One of its most brazen attempts to influence the election results came in the form of a mailbox. After the National Labor Relations Board (NLRB) denied the company’s request to have a mailbox installed on the property for workers to drop their votes, the company pushed the U.S. Postal Service to install one anyway, writes Jay Greene, technology reporter at The Washington Post. The company argued it was to make it easier for workers to cast their ballots, but the union said “the mailbox could lead workers to think Amazon has some role in collecting and counting ballots, which could influence their votes,” Greene explains.
“Even though the NLRB definitively denied Amazon’s request for a drop box on the warehouse property, Amazon felt it was above the law and worked with the postal service anyway to install one,” said RWDSU President Stuart Applebaum. “They did this because it provided a clear ability to intimidate workers.”
The result of these tactics, says the union, was illegal election interference.
The Union is Appealing the Election Results
The RWDSU has formally filed 23 objections with the National Labor Relations Board contending that some of Amazon’s activities illegally interfered with the election. The charges against Amazon include threatening to lay off workers who supported joining the union, interrogating pro-union workers, and firing employees for passing out union authorization cards outside of work areas, reports Chris Mills Rodrigo, technology policy reporter writer at The Hill.
There’s also the issue of the mailbox which the union claims violates employees’ rights to a fair election “by creating the false impression of a polling station controlled, and surveilled, by Amazon,” reports Whitney Kimball at Gizmodo. The union says the company’s “pro-employer messaging in the tent qualifies as electioneering, and the box itself, established for the purpose of ballot collection, constitutes ballot harvesting,” Kimball writes.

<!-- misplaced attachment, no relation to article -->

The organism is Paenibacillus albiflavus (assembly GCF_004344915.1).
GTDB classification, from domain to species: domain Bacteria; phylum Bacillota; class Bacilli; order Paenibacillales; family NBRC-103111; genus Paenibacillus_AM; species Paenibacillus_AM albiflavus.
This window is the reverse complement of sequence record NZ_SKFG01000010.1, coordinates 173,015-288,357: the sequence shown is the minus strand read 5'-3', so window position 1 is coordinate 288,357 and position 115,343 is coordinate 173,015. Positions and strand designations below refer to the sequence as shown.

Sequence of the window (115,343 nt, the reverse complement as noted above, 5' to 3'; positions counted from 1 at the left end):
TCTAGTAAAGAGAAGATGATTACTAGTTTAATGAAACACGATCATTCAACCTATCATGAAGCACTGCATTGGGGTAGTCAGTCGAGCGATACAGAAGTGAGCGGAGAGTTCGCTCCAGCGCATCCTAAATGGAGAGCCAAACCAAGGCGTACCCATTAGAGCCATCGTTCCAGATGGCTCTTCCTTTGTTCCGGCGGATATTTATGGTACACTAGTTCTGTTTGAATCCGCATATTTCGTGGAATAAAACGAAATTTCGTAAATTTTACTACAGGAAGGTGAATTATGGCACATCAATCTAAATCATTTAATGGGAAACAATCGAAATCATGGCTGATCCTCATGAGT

Taken together, these actions (some potentially illegal) created a hostile environment for unionizing.
“Amazon has left no stone unturned in its efforts to gaslight its own employees,” RWDSU president Stuart Appelbaum said in a statement. “We won’t let Amazon’s lies, deception and illegal activities go unchallenged, which is why we are formally filing charges against all of the egregious and blatantly illegal actions taken by Amazon during the union vote.”
The case could take up to a year or more to resolve, says Alex Colvin, the dean of Cornell University’s School of Industrial and Labor Relations, with minimal repercussions for the company should it be found to have conducted illegal union-busting activities. The odds of reversing the results are slim as overturning elections is rare, notes Colvin.
How Does the Labor Movement Rebound from this Loss?
The big question now for labor leaders is what needs to be done to recover from this loss and how to keep workers encouraged about unionizing at Amazon and other workplaces. Most experts agree that the focus needs to be on changing labor laws to make it easier for workers to organize.
The Bessemer union drive is “another clear indication that [US] labor law is broken, perhaps in its current form, beyond repair,” says Tom Kochan, professor of management at MIT.
Under current labor law, companies have access to a wide range of tools to prevent employees from unionizing, such as captive audience meetings and employee eligibility for unionization, with minimal punishments for overstepping the bounds of the laws, writes labor and workforce issues reporter Tyler Sonnemaker in the same article.
That’s why it’s become so important for unions to lobby for the passage of legislation, such as the Protecting the Right to Organize (PRO) Act, that would remove barriers to organizing.
“A clear way to ensure fair, democratic union elections is for the U.S. Senate to pass the PRO Act,” writes Rebekah Entralgo, managing editor at Inequality.org. In doing so, some of the tactics Amazon and other employers use to prevent their workers from unionizing would be banned, such as captive audience meetings, election disruptions and retaliation against workers, while employers would face fines for violating NLRA rules.
The PRO Act passed in the House of Representatives earlier this year but faces an uphill challenge in the Senate. As union leaders lobby for its passage, they can use a tool like UnionTrack ENGAGE to rally members and keep them engaged in efforts to build momentum in the labor movement.